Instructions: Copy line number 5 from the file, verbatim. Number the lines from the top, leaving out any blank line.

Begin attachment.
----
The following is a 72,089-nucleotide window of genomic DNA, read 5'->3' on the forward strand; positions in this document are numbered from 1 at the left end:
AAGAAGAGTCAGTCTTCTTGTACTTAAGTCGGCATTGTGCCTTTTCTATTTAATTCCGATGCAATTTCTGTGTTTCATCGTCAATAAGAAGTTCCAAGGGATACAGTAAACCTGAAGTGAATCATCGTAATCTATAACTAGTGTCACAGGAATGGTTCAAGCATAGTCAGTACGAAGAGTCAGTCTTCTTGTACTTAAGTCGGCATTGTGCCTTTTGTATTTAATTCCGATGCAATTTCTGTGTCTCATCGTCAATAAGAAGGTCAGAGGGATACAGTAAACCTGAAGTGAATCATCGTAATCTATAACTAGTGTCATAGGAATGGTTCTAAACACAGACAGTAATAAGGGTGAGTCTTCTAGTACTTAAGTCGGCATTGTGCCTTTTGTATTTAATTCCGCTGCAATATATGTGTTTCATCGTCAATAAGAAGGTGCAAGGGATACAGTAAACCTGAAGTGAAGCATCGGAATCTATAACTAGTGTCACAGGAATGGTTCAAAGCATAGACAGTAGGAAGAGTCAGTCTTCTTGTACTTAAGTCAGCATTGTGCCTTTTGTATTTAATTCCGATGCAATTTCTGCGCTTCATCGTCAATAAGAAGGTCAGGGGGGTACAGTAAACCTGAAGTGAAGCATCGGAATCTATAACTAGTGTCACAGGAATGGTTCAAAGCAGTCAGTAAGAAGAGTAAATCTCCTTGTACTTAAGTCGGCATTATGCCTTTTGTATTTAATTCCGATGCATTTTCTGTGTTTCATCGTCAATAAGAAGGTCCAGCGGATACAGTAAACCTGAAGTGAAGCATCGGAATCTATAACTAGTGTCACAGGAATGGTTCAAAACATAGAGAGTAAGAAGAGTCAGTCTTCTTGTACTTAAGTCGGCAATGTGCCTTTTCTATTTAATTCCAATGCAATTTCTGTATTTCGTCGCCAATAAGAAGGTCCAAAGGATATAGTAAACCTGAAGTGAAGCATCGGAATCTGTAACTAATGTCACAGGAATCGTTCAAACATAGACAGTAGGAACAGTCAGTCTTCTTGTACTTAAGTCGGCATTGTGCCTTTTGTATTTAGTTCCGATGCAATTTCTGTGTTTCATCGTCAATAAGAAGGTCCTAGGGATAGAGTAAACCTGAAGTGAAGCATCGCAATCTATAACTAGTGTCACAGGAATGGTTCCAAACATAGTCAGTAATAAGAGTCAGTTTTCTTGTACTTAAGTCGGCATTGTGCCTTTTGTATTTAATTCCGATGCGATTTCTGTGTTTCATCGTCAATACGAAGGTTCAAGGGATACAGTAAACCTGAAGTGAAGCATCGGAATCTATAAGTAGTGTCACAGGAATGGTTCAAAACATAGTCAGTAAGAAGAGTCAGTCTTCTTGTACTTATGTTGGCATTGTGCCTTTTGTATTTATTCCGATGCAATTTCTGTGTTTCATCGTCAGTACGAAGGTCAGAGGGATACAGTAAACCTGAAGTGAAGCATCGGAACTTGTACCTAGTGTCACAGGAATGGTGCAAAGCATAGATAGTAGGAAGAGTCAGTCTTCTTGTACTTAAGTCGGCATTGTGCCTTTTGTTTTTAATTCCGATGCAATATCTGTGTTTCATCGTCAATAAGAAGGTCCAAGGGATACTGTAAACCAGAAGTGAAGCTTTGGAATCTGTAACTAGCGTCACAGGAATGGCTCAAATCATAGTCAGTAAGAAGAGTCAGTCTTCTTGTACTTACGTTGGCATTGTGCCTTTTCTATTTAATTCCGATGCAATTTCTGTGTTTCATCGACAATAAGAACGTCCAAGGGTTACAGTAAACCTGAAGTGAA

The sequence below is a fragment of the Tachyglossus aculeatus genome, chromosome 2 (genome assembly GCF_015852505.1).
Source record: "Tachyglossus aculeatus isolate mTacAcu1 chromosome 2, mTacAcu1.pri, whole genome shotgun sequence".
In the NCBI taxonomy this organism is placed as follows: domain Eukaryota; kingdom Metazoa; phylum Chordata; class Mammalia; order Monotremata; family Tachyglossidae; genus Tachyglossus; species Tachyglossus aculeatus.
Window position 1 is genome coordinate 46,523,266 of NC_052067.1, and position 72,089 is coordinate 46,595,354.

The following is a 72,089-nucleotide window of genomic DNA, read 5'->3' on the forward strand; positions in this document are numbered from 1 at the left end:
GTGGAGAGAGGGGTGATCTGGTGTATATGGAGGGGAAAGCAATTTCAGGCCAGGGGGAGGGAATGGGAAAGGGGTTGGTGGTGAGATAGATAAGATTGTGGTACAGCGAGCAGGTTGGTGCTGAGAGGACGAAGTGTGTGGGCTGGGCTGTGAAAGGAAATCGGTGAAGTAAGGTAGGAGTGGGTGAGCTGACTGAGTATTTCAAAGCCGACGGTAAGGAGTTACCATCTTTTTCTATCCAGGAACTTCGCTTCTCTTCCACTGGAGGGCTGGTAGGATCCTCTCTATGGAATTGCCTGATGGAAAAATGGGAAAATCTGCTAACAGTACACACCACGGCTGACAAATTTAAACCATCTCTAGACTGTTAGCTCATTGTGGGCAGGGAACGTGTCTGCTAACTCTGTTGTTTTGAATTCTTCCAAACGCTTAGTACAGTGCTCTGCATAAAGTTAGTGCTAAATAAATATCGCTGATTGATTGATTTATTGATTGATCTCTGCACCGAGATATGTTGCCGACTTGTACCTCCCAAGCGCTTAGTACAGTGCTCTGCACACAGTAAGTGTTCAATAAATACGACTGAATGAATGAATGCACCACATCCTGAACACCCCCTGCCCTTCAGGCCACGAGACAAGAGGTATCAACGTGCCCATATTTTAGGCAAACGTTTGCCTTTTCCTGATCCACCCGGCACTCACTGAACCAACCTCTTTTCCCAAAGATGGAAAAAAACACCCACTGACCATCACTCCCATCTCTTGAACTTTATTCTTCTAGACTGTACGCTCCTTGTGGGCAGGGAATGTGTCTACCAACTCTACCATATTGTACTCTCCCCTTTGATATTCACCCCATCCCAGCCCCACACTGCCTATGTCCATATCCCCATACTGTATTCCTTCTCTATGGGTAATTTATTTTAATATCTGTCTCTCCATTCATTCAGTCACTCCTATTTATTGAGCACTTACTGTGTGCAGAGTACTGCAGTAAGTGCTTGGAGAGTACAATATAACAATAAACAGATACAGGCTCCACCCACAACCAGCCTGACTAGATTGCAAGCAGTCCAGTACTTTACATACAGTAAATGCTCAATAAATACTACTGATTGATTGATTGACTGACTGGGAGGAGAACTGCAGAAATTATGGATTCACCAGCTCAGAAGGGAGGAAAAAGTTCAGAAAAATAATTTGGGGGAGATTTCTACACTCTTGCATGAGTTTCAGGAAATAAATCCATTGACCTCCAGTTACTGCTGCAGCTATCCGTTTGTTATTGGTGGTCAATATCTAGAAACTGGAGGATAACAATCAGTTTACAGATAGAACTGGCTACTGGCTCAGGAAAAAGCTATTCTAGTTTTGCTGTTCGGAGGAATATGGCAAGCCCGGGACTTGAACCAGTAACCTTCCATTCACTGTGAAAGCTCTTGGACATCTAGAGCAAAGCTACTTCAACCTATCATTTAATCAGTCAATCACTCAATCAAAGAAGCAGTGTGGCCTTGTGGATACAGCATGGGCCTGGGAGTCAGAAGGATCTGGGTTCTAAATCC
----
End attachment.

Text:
In the NCBI taxonomy this organism is placed as follows: domain Eukaryota; kingdom Metazoa; phylum Chordata; class Mammalia; order Monotremata; family Tachyglossidae; genus Tachyglossus; species Tachyglossus aculeatus.